The Secrets of Moondogs

A Moondog, captured over Hampton Bays, New York in December 2011. Credit: Jeff Schultz


You’ve probably heard of — and likely have even seen — a Sundog, the atmospheric phenomenon that creates rainbow-colored blobs or arcs of light on either side of the Sun. But did you know the Moon can have ‘dogs’ too? Also known as mock moons, false moons, or the scientific name of paraselenae, Moondogs aren’t seen as often as Sundogs. However, the conditions needed to create either of the ‘dogs’ are about the same. This great image of a Moondog, above, by Jeff Schultz is a perfect example of the kind of night you might see this gorgeous phenomenon.

What are the secrets to how Moondogs are produced?

A bright Moondog on January 20, 2012 seen in Wiltshire, England. Credit and copyright: Richard Fleet. Used by permission.
A bright Moondog on January 20, 2012 seen in Wiltshire, England. Credit: Richard Fleet

Moondogs are seen most often in the winter when ice crystals may be present in the atmosphere. But they can appear anytime of the year when hexagon-shaped ice crystals might be high in the sky, or also when thin cirrus or cirrostratus clouds are just right. What happens is that the ice crystals or clouds refract the moonlight, creating blobs or arcs of light to the left and right of the Moon, or sometimes just on one side.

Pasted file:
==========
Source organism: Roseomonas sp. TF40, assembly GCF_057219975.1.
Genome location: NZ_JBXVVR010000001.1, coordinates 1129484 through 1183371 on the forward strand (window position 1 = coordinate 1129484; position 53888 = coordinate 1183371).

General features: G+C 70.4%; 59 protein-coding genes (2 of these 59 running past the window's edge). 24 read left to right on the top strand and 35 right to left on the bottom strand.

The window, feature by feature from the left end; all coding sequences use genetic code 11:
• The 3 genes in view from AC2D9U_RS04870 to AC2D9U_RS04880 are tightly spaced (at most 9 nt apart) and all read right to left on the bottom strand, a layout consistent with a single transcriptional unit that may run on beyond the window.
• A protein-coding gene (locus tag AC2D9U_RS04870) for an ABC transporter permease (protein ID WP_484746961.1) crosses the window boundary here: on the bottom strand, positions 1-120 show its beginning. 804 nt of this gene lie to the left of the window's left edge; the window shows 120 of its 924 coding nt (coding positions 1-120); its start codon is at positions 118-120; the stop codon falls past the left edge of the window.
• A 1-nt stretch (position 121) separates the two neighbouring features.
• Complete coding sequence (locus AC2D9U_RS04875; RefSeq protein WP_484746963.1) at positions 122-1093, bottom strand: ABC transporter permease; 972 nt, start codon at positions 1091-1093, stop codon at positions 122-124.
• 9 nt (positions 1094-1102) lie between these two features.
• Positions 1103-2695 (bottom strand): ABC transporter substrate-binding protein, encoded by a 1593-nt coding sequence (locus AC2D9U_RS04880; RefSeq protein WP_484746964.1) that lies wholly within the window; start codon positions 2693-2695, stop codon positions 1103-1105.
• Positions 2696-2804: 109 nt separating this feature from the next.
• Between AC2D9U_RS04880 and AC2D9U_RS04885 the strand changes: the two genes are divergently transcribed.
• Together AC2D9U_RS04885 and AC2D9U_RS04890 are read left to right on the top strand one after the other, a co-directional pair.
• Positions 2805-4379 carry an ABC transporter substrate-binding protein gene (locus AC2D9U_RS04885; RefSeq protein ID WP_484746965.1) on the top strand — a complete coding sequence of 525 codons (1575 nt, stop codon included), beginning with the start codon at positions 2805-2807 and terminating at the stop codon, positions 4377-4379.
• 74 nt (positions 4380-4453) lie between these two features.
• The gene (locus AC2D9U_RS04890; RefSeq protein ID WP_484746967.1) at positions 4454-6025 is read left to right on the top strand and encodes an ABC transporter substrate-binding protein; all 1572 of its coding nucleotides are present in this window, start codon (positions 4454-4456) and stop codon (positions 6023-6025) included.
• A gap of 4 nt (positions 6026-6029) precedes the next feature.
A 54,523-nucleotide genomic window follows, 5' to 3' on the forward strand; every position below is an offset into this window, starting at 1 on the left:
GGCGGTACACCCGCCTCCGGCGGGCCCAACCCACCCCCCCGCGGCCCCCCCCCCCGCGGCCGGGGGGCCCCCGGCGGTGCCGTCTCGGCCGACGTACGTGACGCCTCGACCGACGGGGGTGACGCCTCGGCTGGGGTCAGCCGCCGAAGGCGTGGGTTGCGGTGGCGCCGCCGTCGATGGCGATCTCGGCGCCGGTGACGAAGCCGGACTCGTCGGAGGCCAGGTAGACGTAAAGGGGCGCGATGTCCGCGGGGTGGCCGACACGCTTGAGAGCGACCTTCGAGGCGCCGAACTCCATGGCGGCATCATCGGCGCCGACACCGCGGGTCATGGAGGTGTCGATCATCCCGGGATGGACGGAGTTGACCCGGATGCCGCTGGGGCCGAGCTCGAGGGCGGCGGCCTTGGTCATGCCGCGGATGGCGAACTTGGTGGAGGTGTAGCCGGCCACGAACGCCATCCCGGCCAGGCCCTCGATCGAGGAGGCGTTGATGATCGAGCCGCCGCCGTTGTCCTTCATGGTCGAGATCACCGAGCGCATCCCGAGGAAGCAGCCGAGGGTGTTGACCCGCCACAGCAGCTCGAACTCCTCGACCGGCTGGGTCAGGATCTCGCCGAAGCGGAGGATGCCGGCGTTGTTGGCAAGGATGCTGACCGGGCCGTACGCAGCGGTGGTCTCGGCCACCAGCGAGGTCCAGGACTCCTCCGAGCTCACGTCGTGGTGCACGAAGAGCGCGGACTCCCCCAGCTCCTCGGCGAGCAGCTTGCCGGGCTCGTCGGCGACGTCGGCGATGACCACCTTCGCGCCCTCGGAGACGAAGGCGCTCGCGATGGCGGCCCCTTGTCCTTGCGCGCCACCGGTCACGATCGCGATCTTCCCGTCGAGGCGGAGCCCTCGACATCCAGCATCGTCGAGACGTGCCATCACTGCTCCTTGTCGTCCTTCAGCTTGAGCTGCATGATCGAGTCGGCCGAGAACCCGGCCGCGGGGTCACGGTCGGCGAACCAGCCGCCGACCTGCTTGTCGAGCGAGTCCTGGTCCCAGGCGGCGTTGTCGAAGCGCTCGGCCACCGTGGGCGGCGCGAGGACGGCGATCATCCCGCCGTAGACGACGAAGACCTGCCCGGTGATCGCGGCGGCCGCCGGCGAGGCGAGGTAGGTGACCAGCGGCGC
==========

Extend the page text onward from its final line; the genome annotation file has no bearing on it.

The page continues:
Also, the Moon usually needs to be full or nearly full, along with being low in the sky for the effect to be produced. The angular separation of the light blobs from the Moon is usually 22 degrees.

Sometimes, a full halo of light around the Moon will also appear in conjunction with the Moondogs; other times smaller arcs of light will be part of the effect, but often Moondogs appear without any other effects.

Moondogs can appear colorful like a Sundog or ‘shine’ with a light similar to the Moon.

A Moondog seen in Adelaide, Australia on November 28, 2012. Credit: Ian Musgrave.
A Moondog seen over Adelaide, Australia on November 28, 2012. Credit: Ian Musgrave.

Moondogs are seen in both hemispheres, as this image from Ian Musgrave in Australia attests, but it seems that the effect is seen most often the farther north you are in the northern hemisphere and the farther south you are in the southern hemisphere.

You never know exactly when you might be lucky enough to see a Moondog, so we recommend looking at the Moon every night! Also, don’t forget to wink at the Moon, too.

For more detailed information and images of Moondogs, Sundogs and other optical effects, Richard Fleet (the photographer who captured the second image in this article) has a great website: “Glows, Bows and Haloes.”